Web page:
Lifting Slings

Wire Rope Lifting Slings

Nobles have been making wire rope slings for almost 100 years, and can test slings up to 1,000 tonne. 

Learn more

Types of wire rope slings

Types of wire rope slings


Aluminium Ferrule Secured

= Ferrule secured splice
+ Proof load testing of each sling
+ WLL markings
+ Sling production site marking
+ Test Number for easy matching with test certificate


Cross section of a splice showing how rope and ferrule form one strong, homogenous mass.

Ferrule Secured Flemish Eye

Flemish Eyes

Flemish eyes with steel sleeves are recommended for corrosive conditions where a steel ferrule or sleeve is able to withstand electrolytic reactions, which can affect other metals. In hot working areas the steel retains its strength at higher temperatures.

In abrasive conditions steel can withstand more mechanical stresses than other ferrules. In the above situations the Flemish eyes with steel sleeves have the back up strength of a Flemish eye even if by some means the ferrule is damaged.

Hand Spliced

Hand Spliced

Although aluminium ferrule secured has become the most popular type of wire rope sling there is still some demand for Hand-spliced slings which have more flexibility at the splice.


Wire Rope Sling Types

wire rope
soft eye


Inspection before use

Inspection before use


A sling will eventually deteriorate as a result of abrasive wear, wire breaks, loss of lubrication, corrosion and consolidation of the core and rope strands. Damage is not always readily evident. The normal types of damage are described in this section.

The pre-use inspection for wire rope slings shall give particular emphasis to:

  1. Check the identification stamp or tag and ensure the WLL of the sling is clearly legible.
  2. Check load-bearing points for excessive wear, kinking, broken wires and corrosion.
  3. Check each strand along its length, opening the rope as much as practicable to enable examination of the surfaces of the strands towards the inside of the rope.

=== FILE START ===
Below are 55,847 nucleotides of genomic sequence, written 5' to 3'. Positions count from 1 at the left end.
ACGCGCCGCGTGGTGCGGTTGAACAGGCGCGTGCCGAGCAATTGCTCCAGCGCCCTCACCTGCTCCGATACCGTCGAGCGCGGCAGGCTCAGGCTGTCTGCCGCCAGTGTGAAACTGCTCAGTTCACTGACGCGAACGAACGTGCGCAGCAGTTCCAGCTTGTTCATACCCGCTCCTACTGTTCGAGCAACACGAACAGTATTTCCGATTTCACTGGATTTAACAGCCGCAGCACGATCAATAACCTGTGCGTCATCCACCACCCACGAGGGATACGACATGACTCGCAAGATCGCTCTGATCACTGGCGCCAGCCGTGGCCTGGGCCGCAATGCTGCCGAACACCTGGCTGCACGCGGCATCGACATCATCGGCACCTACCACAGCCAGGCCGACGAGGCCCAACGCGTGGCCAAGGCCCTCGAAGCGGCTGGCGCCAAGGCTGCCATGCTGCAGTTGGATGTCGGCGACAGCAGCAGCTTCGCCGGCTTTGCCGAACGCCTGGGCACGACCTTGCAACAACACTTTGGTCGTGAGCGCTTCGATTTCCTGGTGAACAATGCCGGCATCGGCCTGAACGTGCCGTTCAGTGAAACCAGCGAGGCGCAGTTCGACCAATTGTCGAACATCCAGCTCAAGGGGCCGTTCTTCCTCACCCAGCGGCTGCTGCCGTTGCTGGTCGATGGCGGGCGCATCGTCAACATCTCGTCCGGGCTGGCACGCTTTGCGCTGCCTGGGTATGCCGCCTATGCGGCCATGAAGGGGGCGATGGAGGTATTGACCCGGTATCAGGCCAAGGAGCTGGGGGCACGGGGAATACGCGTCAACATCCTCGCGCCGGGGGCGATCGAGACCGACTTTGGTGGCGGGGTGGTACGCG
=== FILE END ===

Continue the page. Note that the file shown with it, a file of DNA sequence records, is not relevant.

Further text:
4. Check end fittings and attachments for any signs of deformation, excessive wear or corrosion.
  5. Check the sling for heat damage. This is usually obvious through the discolouration of the wires.

Types of Damage

Wire rope can be damaged in different ways and the resulting damage can take the forms of external wear, local abrasion, broken wires, internal wear, physical deterioration, corrosion, kinking and flattening of eyes.

Severe overloading of wire ropes is evidenced by an increasing rate of fracture of the wires and excessive stretch under load accompanied by marked reduction in diameter.

External wear can be caused by dragging the sling over rough surfaces and is the most readily noticeable cause of weakness, particularly if a new sling is available for comparison. In the extreme, the outer strands become worn as the outer wires within the strands are flattened and worn.

Local abrasion, as distinct from external wear, can be caused by the passage of the sling over sharp edges whilst under tension and can cause a serious loss of strength. It is good economy to protect slings at points where excessive local abrasion can occur. Cuts, bruises and similar damage can be internal as well as external. This type of damage is indicated by local rupturing or loosening of wires or strands. It is caused by lack of care in use such as hammering of the slings and careless placement of the load. Internal wear is caused by repeated flexing of the sling and by particles of grit picked up in service. Internal wear is accelerated by lack of lubrication and by corrosion.